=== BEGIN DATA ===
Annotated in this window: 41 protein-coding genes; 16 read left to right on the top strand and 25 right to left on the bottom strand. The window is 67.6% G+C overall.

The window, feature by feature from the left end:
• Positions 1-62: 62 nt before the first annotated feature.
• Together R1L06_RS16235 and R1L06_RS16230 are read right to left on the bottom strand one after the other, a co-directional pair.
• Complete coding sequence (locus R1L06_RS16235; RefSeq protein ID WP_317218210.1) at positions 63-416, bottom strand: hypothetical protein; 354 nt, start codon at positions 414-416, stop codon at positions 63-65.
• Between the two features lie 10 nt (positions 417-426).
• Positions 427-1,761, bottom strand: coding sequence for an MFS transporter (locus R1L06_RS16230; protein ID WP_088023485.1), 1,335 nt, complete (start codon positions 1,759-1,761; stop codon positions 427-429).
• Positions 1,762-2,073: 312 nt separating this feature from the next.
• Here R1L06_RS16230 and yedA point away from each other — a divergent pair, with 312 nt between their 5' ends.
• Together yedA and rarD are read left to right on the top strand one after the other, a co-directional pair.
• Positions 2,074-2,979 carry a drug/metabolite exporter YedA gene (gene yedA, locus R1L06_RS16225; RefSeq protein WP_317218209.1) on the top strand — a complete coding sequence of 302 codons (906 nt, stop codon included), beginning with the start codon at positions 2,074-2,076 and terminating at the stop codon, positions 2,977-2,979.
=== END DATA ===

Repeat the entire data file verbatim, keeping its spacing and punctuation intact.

Annotated in this window: 41 protein-coding genes; 16 read left to right on the top strand and 25 right to left on the bottom strand. The window is 67.6% G+C overall.

The window, feature by feature from the left end:
• Positions 1-62: 62 nt before the first annotated feature.
• Together R1L06_RS16235 and R1L06_RS16230 are read right to left on the bottom strand one after the other, a co-directional pair.
• Complete coding sequence (locus R1L06_RS16235; RefSeq protein ID WP_317218210.1) at positions 63-416, bottom strand: hypothetical protein; 354 nt, start codon at positions 414-416, stop codon at positions 63-65.
• Between the two features lie 10 nt (positions 417-426).
• Positions 427-1,761, bottom strand: coding sequence for an MFS transporter (locus R1L06_RS16230; protein ID WP_088023485.1), 1,335 nt, complete (start codon positions 1,759-1,761; stop codon positions 427-429).
• Positions 1,762-2,073: 312 nt separating this feature from the next.
• Here R1L06_RS16230 and yedA point away from each other — a divergent pair, with 312 nt between their 5' ends.
• Together yedA and rarD are read left to right on the top strand one after the other, a co-directional pair.
• Positions 2,074-2,979 carry a drug/metabolite exporter YedA gene (gene yedA, locus R1L06_RS16225; RefSeq protein WP_317218209.1) on the top strand — a complete coding sequence of 302 codons (906 nt, stop codon included), beginning with the start codon at positions 2,074-2,076 and terminating at the stop codon, positions 2,977-2,979.